If You’re Going To Get A SNES Classic, You Should Get One From Robert S Dunn

Matt Hawkins
Jun 16, 2017 · 5 min read

You remember Robert don’t you? He’s the guy who made that super cool, pint sized Astro City candy cab. And what you see above is his latest creation, something that looks exactly like the SNES Classic Edition that we’ve all been dreaming of (and is something that we all know Nintendo is gonna eventually make happen).

I came across the image above while scoping out Instagram, for the next (and long overdue) batch of Game Culture Snapshots, which I hope to have out tomorrow or early next week. Was originally going to include it in that, but then realized that it might deserve an extra bit of the spotlight.

The passion project is something Robert first revealed a little less than a month ago, and ever since he’s been sharing work in progress pics. Here we have it in its earliest state, which is simply a rendering via CAD…

As you probably already guessed, Robert’s half scale SNES is basically a very fancy looking Raspberry Pi 3…

I’m not even going to bother doing a search; I’m assuming that there’s tons of similar shells out there, just like how there’s a bunch based upon the original NES, meant to emulate the impossible to find real deal NES Classic. But I’m also pretty sure they all pale in comparison to Robert’s craftsmanship. As you’ll see in just a bit.

The above featured a test print of the bottom half, and here we have both the top and bottom, after its second coat of primer after a spot fill. Though the buttons still need to be filed and the ribs around the based still need to be sanded as well. Yet it still looks far more polished than the aforementioned janky NES cases that even Amazon dares to list…

As one might have already assumed as well, it’s 3D printed, which still a relatively new innovation. Here’s a video of Robert explaining how something that may seem perfect right out of the oven might not end up being so, after the plastic has gotten a chance to cool down. Yet when a shell comes out right, and has been given the proper treatment afterward, it looks right. Here’s a comparison with his take on the SNES Classic and the real thing…

Some decals being printed up…

Robert notes…

“Well I didn’t have any color ink for my decal so I had to make due with a black halftone. The greys on the SNES are quite purple especially the logo. You can see how purple the logo is when compared to a neutral grey.”

Okay, now we have Robert truly getting down to business, with the flourishes that demonstrates why he’s so damn good at what he does…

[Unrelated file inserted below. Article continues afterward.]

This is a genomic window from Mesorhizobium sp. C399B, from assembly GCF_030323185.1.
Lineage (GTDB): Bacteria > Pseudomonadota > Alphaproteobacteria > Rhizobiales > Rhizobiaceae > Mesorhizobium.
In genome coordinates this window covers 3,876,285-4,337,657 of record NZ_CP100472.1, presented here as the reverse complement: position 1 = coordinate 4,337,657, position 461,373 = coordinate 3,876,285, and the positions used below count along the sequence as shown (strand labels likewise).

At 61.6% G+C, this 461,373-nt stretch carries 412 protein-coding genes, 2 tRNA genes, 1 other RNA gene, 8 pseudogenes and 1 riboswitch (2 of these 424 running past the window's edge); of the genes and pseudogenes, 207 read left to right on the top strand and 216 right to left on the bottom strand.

“Sprayed the grey parts with a misted light coat of Acrylic Enamel clear coat to give everything some texture and protect the primer and decal. Still need to mask and paint the eject button. I wanted to protect everything first before doing that.”

Behold the ultimate proof this isn’t just some ordinary case that Robert’s making. Here we see that he has de-soldered and removed one of the USB ports to wire his own USB PCB. That’s why all those other cases don’t work, cuz the Pi’s default placement of its USB simply doesn’t accommodate the design of the NES and SNES…

So here we have it, the finished product, which Robert has dubbed the MGS Mini. Just look at it…

A close examination of the topmost image shows that not only has a LED light been installed, the power switch also works as it does on the real thing (there’s no on/off switch on the Pi, you have to add that functionality yourself, which involves extra hardware, hence why most people skip it).

And from the looks of the other pics posted on his Instagram page, this first batch includes four; two of which are already accounted for, and the rest are going on eBay. No word on what the price will be, but whatever it is, keep in mind all the hard work involved, as evidenced above.

Though no matter what it is, the cost will no doubt be on par with (or might even be less than) the asking price for the genuine article (if one does materialize) among scummy eBay hoarders.

Originally published at blog.attractmo.de.

Attract Mode

Videogame Culture Collective

Matt Hawkins

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specializes in pinpointing, preserving, highlighting, advocating, and actively producing video game culture

Attract Mode

Videogame Culture Collective

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